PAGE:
Single point exposure scanning strategy is a largely unexplored selective laser melting (SLM) technique to fabricate lattice structures without an STL file. In this work, we used a series of >50 sets of processing parameters to systematically study the SLM fabrication of vertical struts made of Ti-6Al-4 V. In addition, the effects of (partial) re-melting and latent heat on hardness and developed microstructure were investigated. We demonstrate that the strut dimensions could be controlled by the processing parameters with higher energy inputs, resulting in larger strut diameters up to a saturation point (i.e. 520 μm corresponding to 0.5 J energy). The single point exposure method yielded keyhole shaped pores that were up to 4 times smaller than those observed, typically when the hatching and contour technique is used. Transmission electron microscopy (TEM) images revealed ultrafine (˜200–300 nm) and homogeneous microstructure in the double-melted specimens as compared to the classic microstructure of SLM Ti6Al4V observed in the single melted strut: hierarchical α'-laths with varying sizes (0.1–1 μm). Finally, we investigated the texture and identified the retained β phase, which enabled us to check the Burgers orientation relationship (BOR) between α' and β phases. This is the first attempt to systematically study the microstructural features resulting from the single point exposure SLM technique for lattice structures made from Ti6Al4V, and exhibits the processability window that could be used to engineer the microstructure of such structures.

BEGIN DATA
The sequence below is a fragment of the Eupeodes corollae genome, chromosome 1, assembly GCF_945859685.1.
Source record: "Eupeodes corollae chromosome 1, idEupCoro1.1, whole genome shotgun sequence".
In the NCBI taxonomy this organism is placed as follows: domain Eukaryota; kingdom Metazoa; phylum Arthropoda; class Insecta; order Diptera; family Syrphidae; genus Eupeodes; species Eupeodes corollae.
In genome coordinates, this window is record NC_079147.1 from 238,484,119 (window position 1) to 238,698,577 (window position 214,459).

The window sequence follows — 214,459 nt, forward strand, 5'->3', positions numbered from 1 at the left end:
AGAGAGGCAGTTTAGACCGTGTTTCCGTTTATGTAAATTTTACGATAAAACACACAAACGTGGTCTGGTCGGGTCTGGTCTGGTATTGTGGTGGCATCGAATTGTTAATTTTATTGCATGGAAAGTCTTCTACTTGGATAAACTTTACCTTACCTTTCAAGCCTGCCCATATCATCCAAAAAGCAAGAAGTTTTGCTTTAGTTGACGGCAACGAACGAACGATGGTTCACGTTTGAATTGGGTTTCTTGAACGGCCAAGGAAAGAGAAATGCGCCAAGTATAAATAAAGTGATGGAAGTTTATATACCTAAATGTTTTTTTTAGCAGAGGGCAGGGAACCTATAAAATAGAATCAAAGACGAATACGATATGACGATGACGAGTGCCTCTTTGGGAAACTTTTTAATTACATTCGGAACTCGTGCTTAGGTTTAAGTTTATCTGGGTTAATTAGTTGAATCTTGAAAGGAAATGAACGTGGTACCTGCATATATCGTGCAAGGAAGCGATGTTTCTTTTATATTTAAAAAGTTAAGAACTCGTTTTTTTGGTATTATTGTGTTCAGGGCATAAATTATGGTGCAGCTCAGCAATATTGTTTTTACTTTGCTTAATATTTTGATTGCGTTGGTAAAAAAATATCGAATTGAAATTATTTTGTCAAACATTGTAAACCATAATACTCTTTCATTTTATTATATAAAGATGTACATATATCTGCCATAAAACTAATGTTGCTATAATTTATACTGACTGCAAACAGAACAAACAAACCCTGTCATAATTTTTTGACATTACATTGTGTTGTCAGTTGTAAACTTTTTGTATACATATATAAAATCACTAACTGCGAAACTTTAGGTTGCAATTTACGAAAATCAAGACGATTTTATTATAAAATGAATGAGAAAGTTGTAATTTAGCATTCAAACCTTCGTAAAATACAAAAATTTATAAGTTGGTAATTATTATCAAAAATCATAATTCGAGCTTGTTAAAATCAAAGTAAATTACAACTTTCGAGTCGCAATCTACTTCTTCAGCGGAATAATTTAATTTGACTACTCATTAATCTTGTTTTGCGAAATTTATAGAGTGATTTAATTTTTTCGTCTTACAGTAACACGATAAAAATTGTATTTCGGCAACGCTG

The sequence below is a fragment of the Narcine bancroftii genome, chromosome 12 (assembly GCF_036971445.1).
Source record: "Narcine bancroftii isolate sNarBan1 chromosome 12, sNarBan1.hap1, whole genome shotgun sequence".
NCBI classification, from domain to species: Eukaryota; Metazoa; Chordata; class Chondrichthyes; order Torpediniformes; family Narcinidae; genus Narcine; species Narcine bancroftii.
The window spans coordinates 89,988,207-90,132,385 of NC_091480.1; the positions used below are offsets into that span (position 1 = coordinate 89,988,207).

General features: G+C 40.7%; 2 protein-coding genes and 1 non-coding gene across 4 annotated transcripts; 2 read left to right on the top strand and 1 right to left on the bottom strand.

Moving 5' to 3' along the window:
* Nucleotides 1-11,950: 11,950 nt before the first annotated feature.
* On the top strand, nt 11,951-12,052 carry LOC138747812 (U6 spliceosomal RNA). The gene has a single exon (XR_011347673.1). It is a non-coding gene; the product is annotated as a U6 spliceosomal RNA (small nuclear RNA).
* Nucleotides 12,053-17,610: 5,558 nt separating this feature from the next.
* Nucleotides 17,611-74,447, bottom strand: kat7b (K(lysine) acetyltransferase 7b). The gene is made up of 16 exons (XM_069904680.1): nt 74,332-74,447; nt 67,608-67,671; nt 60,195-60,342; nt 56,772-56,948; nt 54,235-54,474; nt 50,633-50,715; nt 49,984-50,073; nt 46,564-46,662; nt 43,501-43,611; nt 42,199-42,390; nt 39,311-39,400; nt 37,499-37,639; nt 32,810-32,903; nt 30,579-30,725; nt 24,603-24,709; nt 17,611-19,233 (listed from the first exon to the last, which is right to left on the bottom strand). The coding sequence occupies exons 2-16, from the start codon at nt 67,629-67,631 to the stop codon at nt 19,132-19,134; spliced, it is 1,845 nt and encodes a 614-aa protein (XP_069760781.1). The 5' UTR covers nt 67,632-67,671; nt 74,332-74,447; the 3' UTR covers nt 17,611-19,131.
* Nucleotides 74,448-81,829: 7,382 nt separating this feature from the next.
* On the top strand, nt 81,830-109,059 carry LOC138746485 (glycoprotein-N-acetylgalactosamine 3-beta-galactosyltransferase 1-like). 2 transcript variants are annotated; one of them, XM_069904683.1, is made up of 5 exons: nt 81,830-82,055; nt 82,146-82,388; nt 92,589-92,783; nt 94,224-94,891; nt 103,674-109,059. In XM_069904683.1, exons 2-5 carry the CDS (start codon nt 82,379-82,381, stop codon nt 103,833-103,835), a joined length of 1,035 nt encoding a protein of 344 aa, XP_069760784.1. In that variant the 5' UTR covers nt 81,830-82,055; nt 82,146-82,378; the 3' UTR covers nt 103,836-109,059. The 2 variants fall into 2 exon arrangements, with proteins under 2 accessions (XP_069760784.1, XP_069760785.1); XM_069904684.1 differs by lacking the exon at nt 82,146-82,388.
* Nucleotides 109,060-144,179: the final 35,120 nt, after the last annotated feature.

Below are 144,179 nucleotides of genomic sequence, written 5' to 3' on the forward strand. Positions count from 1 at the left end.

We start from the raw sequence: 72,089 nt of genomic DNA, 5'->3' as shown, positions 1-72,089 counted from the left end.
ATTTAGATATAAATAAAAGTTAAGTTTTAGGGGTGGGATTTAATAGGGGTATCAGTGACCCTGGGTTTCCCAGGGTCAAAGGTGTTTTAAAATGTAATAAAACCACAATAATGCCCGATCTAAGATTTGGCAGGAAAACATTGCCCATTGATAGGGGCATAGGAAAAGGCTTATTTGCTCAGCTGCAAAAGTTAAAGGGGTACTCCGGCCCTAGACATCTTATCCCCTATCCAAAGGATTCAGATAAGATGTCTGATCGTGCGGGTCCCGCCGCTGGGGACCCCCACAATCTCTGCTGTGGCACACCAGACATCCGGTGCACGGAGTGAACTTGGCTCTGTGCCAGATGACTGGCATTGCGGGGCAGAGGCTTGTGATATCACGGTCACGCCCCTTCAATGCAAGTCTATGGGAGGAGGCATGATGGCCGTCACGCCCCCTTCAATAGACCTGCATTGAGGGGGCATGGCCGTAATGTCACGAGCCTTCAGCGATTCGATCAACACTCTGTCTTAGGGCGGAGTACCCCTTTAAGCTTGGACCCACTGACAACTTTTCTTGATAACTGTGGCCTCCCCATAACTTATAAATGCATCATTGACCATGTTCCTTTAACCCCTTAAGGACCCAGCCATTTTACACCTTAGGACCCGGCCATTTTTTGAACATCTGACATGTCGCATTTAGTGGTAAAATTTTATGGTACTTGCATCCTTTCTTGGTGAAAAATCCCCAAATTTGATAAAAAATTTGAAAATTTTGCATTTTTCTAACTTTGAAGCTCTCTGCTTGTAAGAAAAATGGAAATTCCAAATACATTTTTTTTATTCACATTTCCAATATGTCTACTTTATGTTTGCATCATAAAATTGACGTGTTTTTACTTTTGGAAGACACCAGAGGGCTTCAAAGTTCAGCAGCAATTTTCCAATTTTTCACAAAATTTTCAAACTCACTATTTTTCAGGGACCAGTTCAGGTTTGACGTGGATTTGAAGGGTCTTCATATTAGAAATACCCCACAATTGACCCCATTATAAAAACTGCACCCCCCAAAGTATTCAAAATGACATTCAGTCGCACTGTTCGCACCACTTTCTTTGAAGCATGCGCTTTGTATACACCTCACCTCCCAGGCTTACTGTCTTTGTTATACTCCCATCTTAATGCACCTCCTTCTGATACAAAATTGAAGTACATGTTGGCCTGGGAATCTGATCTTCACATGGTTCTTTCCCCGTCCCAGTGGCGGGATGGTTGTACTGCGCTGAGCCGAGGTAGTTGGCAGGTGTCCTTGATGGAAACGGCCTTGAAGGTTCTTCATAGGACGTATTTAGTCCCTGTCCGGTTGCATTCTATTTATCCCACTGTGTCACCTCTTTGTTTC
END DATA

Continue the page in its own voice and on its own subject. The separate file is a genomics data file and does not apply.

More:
- High performance titanium alloys
- Lattice structure
- Selective laser melting